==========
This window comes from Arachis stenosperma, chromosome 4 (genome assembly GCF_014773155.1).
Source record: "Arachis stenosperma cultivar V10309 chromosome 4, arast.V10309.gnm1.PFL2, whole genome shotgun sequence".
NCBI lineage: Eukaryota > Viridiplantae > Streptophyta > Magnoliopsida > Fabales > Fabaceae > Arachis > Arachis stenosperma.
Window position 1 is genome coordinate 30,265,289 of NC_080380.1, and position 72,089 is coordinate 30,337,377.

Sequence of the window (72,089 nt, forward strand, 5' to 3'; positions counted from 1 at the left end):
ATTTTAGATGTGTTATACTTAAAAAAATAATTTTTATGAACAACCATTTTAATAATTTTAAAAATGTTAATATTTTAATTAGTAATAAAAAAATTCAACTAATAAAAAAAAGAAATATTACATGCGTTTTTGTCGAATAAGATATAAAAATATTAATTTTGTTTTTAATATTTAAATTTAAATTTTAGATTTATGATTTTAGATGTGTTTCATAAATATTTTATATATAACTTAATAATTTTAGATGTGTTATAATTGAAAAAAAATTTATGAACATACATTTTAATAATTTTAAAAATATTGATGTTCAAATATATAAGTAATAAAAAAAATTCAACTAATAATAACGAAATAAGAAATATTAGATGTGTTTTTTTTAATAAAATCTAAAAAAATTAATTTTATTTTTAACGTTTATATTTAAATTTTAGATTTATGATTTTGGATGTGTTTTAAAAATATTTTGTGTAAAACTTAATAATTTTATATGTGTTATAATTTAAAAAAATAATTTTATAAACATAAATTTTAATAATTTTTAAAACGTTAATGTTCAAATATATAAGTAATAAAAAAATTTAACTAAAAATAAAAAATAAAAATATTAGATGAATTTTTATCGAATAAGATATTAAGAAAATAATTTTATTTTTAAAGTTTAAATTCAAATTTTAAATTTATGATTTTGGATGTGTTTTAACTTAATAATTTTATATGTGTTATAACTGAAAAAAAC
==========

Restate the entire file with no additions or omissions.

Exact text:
This window comes from Arachis stenosperma, chromosome 4 (genome assembly GCF_014773155.1).
Source record: "Arachis stenosperma cultivar V10309 chromosome 4, arast.V10309.gnm1.PFL2, whole genome shotgun sequence".
NCBI lineage: Eukaryota > Viridiplantae > Streptophyta > Magnoliopsida > Fabales > Fabaceae > Arachis > Arachis stenosperma.
Window position 1 is genome coordinate 30,265,289 of NC_080380.1, and position 72,089 is coordinate 30,337,377.

Sequence of the window (72,089 nt, forward strand, 5' to 3'; positions counted from 1 at the left end):
ATTTTAGATGTGTTATACTTAAAAAAATAATTTTTATGAACAACCATTTTAATAATTTTAAAAATGTTAATATTTTAATTAGTAATAAAAAAATTCAACTAATAAAAAAAAGAAATATTACATGCGTTTTTGTCGAATAAGATATAAAAATATTAATTTTGTTTTTAATATTTAAATTTAAATTTTAGATTTATGATTTTAGATGTGTTTCATAAATATTTTATATATAACTTAATAATTTTAGATGTGTTATAATTGAAAAAAAATTTATGAACATACATTTTAATAATTTTAAAAATATTGATGTTCAAATATATAAGTAATAAAAAAAATTCAACTAATAATAACGAAATAAGAAATATTAGATGTGTTTTTTTTAATAAAATCTAAAAAAATTAATTTTATTTTTAACGTTTATATTTAAATTTTAGATTTATGATTTTGGATGTGTTTTAAAAATATTTTGTGTAAAACTTAATAATTTTATATGTGTTATAATTTAAAAAAATAATTTTATAAACATAAATTTTAATAATTTTTAAAACGTTAATGTTCAAATATATAAGTAATAAAAAAATTTAACTAAAAATAAAAAATAAAAATATTAGATGAATTTTTATCGAATAAGATATTAAGAAAATAATTTTATTTTTAAAGTTTAAATTCAAATTTTAAATTTATGATTTTGGATGTGTTTTAACTTAATAATTTTATATGTGTTATAACTGAAAAAAAC